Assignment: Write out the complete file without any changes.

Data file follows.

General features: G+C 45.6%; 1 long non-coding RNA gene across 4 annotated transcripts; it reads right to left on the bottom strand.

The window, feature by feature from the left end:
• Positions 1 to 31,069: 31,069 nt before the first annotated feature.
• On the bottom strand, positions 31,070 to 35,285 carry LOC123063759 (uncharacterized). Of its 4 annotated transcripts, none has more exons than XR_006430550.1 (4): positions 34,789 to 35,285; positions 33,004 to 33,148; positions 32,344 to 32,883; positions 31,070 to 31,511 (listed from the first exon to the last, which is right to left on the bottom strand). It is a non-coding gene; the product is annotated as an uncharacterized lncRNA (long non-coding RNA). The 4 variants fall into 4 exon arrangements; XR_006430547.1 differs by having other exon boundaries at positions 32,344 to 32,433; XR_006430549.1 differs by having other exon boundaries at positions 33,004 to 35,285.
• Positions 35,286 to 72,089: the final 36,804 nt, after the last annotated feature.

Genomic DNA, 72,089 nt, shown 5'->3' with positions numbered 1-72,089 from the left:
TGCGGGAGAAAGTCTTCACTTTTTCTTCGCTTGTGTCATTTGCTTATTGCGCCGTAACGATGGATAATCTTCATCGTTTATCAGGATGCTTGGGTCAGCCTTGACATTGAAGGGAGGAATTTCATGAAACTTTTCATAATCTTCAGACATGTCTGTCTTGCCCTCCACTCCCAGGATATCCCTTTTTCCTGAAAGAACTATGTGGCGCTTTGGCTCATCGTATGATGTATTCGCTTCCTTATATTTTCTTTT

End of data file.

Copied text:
General features: G+C 45.6%; 1 long non-coding RNA gene across 4 annotated transcripts; it reads right to left on the bottom strand.

The window, feature by feature from the left end:
• Positions 1 to 31,069: 31,069 nt before the first annotated feature.
• On the bottom strand, positions 31,070 to 35,285 carry LOC123063759 (uncharacterized). Of its 4 annotated transcripts, none has more exons than XR_006430550.1 (4): positions 34,789 to 35,285; positions 33,004 to 33,148; positions 32,344 to 32,883; positions 31,070 to 31,511 (listed from the first exon to the last, which is right to left on the bottom strand). It is a non-coding gene; the product is annotated as an uncharacterized lncRNA (long non-coding RNA). The 4 variants fall into 4 exon arrangements; XR_006430547.1 differs by having other exon boundaries at positions 32,344 to 32,433; XR_006430549.1 differs by having other exon boundaries at positions 33,004 to 35,285.
• Positions 35,286 to 72,089: the final 36,804 nt, after the last annotated feature.

Genomic DNA, 72,089 nt, shown 5'->3' with positions numbered 1-72,089 from the left:
TGCGGGAGAAAGTCTTCACTTTTTCTTCGCTTGTGTCATTTGCTTATTGCGCCGTAACGATGGATAATCTTCATCGTTTATCAGGATGCTTGGGTCAGCCTTGACATTGAAGGGAGGAATTTCATGAAACTTTTCATAATCTTCAGACATGTCTGTCTTGCCCTCCACTCCCAGGATATCCCTTTTTCCTGAAAGAACTATGTGGCGCTTTGGCTCATCGTATGATGTATTCGCTTCCTTATATTTTCTTTT